Central Coast Regional Water Quality Control Board (CCRWQCB)

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Figure 1: California Regional Water Quality Boards [1]


The Central Coast Regional Water Quality Control Board (CCRWQCB) is one of the nine boards that jointly works with the State Water Resources Control Board (SWRCB) to sustain clean and abundant water for the state of California [2]. The CCRWQCB governs water for the Central Coast as one of the nine regions of the state, as seen in Figure 1. Collectively, these water boards aim to protect human use of water, as well as the environment, to ensure sustainability.

State Law

Figure 2: Allocation of duties. Diagram created by Arev Markarian

In 1969 the Porter-Cologne Water Quality Control Act established these nine regional boards as California's principal water quality policy and its regulating bodies, as seen in Figure 2. Under this statute, there are certain responsibilities of the SWRCB that don't overlap with regional boards. The State Water Board allocates funds, guides regional projects and reviews regional decisions. The State Water Board is also in charge of allocating rights of surface water, whereas regional boards are to regulate discharges and distribute National Pollutant Discharge Elimination System permits [3].

Central Coast

The task of protecting and enforcing the many uses of water throughout the economic, residential, and environmental aspects of the region is an ongoing challenge for the CCRWQCB. The Central Coast region protects 378 miles of coastline and 3559 square miles of groundwater basins. The area includes Santa Cruz and the Monterey Peninsula, the Salinas and Santa Maria Valleys, and the Santa Barbara Plains. [2] The Central Coast Regional Board's mission emphasizes enforcement of water quality, and taking different hydrology and topography of the region into consideration when implementing water quality plans [4].


Widespread toxicity in surface waters, pollutant loading to groundwater, and degradation of watersheds are three key factors that the Central Coast region is facing. The CCRWQCB is essential to setting standards and making critical decisions to address these issues. [5]. The Central Coast Water Board has developed a "Vision of Healthy Watersheds" to protect and enhance the Central Coast watersheds in order to promote healthy and sustainable water that meets regional standards. [5] The vision establishes and structures work towards promoting the highest quality water standards and anticipates challenges and opportunities in water quality that would position the agency to respond quickly to unexpected issues that may arise. [5] </ref>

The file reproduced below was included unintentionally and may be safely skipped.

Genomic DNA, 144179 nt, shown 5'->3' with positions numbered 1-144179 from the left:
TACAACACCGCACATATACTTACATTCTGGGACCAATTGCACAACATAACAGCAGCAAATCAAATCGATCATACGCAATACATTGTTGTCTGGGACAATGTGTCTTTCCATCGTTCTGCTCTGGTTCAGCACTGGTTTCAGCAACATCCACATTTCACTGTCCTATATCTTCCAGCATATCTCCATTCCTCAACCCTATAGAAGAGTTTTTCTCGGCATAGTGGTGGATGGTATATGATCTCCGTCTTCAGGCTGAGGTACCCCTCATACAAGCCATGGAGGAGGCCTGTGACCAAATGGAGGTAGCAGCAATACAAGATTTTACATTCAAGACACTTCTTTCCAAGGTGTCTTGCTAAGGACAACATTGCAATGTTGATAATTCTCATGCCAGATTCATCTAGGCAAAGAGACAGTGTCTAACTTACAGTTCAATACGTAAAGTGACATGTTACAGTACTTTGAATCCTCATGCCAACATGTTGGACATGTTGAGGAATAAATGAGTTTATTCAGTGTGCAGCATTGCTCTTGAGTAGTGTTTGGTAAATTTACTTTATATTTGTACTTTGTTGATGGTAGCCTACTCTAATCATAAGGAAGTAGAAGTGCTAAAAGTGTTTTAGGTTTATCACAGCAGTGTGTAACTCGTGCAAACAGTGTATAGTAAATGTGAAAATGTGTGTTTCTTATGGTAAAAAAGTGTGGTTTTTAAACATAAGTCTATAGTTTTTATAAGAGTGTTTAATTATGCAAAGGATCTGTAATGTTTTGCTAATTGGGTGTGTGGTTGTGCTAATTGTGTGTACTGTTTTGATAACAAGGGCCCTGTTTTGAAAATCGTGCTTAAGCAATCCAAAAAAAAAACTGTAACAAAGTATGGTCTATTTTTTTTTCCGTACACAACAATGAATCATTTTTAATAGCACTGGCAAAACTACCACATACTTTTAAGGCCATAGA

State Water Resources Control Board
  • Felicia Marcus (Chair) Represents: Attorney qualified in the fields of water supply and water rights.
  • Steven Moore (Vice Chair) Represents: Sanitary Engineer and qualified in water quality.
  • Tam M. Doduc Represents: Civil Engineer qualified in the fields of water supply and water rights.
  • Dorene D'Adamo Represents: Qualified in the field of water quality relating to irrigated agriculture.
  • E. Joaquin Esquivel Represents: Public Member [6].


Each Regional Board has seven part-time members appointed by the Governor, and confirmed by the Senate. Each member is appointed for a four year term. These are the current CCRWQCB members as of 2018 who meet once a month either in San Luis Obispo, Santa Barbara, Watsonville, or Salinas.

  • Dr. Jean-Pierre Wolff (Chair)
  • Dr. Monica S. Hunter (Vice Chair)
  • Karina Cervantez
  • Bruce Delgado (Mayor of City of Marina)
  • Jane Gray
  • Michael Johnston
  • Jeffrey Young

Goals and Associated Projects

CCRWQCB has established short-term, water quality goals that are beneficial to the health of its customers. [7]. By the year 2025, these goals include:

  • 80% of the aquatic habitat is healthy, and the remaining 20% is exhibiting positive trends towards reaching a sustainable and healthy standard
  • 80% of lands located within a watershed will be properly managed to maintain essential watershed functions. The remaining 20% will show positive trends in key watershed perspectives
  • 80% of groundwater in the Central Coast region will be clean, and the remaining 20% will exhibit positive trends towards key parameters of water quality in the Central Coast region